One thing I've learned through past challenges (and life, generally) is the importance of setting boundaries. Without boundaries, I can easily find myself looking for loopholes - little escape doors through which I can shirk my original intention while still being able to rationalize/justify my actions. If I want to avoid the search for loopholes and the temptation to fall into them, I need to set some rules!
So here they are - the rules that will guide my purchasing choices in 2020.
What's NOT Allowed...
What's *Conditionally* Allowed (and why)...
This year, there will be a pretty major change in my domestic life as my roommate of 6 years moves out (and on to a new, exciting chapter). When that happens, she'll be taking some of her things with her and I'll be moving to the other room in my apartment. In anticipation of this change, I am going to allow myself to buy a few domestic items.
When in Doubt, Use the Chart!
For this year, I will define need as something I require for my day-to-day life. Something that could be useful, or could be helpful, or seems good to have is not a need. If I'm not sure about whether something is necessary enough to purchase, I will resort to the following decision flowchart.
As much as possible, if I MUST buy something, I will have to do my homework to see if I can get the item secondhand or sustainably/ethically sourced.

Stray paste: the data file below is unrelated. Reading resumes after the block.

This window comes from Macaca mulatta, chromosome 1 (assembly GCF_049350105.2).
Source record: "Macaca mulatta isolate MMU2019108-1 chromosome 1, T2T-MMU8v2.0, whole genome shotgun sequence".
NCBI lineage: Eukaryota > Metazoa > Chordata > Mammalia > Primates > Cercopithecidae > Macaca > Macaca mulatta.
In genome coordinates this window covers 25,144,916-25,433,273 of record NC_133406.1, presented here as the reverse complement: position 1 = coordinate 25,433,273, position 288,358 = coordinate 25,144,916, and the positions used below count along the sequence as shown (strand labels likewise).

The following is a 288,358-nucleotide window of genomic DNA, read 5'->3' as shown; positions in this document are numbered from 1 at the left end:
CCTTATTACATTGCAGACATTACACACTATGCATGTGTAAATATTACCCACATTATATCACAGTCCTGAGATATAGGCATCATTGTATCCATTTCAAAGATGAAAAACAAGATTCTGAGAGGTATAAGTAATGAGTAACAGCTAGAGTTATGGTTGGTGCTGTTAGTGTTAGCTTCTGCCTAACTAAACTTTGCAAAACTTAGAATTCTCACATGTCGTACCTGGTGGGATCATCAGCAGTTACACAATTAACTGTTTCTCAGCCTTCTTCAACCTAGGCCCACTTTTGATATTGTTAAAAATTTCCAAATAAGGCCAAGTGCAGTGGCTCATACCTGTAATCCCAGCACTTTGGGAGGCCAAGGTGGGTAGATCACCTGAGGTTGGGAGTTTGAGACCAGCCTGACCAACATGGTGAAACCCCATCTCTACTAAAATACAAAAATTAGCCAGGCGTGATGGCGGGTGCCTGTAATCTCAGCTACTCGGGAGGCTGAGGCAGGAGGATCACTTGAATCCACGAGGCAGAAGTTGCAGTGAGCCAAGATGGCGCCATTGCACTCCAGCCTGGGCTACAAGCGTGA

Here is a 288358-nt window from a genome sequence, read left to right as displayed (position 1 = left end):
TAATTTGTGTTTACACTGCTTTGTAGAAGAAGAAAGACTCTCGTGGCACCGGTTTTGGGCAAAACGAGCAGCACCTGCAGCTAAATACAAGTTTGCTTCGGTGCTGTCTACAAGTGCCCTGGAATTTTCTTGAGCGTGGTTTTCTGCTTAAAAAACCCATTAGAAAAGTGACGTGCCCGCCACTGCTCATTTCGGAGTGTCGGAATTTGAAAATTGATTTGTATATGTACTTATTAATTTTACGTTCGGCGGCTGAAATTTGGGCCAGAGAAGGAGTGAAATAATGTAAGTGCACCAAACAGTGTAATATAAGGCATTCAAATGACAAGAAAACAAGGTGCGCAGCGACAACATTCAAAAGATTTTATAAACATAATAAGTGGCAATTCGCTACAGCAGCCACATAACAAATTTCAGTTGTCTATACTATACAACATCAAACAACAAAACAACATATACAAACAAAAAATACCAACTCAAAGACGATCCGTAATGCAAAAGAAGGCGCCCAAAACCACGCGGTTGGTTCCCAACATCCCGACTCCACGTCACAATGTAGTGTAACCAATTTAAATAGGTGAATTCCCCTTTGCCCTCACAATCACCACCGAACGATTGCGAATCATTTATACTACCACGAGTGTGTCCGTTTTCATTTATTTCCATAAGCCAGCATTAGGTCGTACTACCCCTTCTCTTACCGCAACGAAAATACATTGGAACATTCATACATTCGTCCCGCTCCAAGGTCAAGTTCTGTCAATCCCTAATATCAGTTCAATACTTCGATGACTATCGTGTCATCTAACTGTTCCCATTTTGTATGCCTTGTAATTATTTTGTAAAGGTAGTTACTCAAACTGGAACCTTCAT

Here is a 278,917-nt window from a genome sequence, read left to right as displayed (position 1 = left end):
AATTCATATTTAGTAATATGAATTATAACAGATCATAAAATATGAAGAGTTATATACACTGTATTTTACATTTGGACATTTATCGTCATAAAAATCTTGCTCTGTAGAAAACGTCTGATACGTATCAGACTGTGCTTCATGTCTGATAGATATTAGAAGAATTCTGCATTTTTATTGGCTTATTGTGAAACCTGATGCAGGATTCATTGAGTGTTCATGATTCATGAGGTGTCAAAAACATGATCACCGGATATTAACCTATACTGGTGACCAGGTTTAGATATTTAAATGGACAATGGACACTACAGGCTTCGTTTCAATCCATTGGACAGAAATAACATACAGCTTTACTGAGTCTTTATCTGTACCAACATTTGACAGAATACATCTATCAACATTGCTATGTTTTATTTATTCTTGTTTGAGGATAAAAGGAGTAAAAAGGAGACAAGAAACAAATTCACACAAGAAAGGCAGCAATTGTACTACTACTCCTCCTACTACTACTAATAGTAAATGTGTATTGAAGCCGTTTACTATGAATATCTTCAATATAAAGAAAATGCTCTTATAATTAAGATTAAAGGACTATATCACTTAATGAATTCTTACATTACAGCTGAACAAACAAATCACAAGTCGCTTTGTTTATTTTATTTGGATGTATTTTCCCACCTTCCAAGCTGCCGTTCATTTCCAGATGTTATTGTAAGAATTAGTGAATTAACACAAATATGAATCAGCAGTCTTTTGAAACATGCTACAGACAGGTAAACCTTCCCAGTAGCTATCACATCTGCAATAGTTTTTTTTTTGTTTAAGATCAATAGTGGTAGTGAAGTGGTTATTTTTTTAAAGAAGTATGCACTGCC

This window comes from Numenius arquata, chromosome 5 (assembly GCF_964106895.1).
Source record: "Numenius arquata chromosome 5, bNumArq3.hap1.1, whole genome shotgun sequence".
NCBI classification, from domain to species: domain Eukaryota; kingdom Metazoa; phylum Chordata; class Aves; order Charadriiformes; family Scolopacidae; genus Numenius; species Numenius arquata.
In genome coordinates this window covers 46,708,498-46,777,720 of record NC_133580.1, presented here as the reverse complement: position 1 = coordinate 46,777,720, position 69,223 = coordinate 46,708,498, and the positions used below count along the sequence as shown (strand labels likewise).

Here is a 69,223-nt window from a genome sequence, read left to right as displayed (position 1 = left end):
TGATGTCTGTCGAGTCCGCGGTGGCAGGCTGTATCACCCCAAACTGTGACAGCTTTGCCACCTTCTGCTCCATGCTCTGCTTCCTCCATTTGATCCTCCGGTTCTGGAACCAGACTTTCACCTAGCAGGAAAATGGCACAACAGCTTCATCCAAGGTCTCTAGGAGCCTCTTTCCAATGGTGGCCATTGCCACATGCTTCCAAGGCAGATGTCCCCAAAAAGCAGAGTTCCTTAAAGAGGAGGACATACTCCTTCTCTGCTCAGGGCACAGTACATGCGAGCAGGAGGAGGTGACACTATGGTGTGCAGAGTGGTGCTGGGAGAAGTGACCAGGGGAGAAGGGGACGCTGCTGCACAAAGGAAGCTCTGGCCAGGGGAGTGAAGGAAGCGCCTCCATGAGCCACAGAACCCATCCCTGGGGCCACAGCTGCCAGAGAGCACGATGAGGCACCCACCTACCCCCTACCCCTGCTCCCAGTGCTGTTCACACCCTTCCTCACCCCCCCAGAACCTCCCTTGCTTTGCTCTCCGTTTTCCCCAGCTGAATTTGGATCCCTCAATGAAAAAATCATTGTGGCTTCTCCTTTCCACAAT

And There They Are...
The rules for my 2020 challenge. Stay tuned for what happens when I actually try to live by these rules! It's one thing to write them out and think about them in the abstract - it will be something else to actually put them into practice!
Got a Question? Or an Idea for a Rule?
Let me know! I'd love to hear your thoughts and ponder through things with you! Your questions/ideas only help me clarify things I haven't yet considered, so please share them.
Okay, here goes nothin!
1/2/2020 04:38:44 am
I think this sounds like a great plan for a new year, much of which is a sound blueprint for so many of us who spend too much, have too much, and--for me at least--simply aren't accumulating savings and/or retirement funds as a result. The only thing that would absolutely not work for me is books being on the excluded list. I think getting from the library when possible makes sense, but I spend a lot of time reading and most of that is stored on my kindle (not adding more "stuff" because my bookshelves are full). I have and love kindle unlimited and could definitely work harder to find books there versus also buying when what I want isn't included.
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Challenges are my jam.
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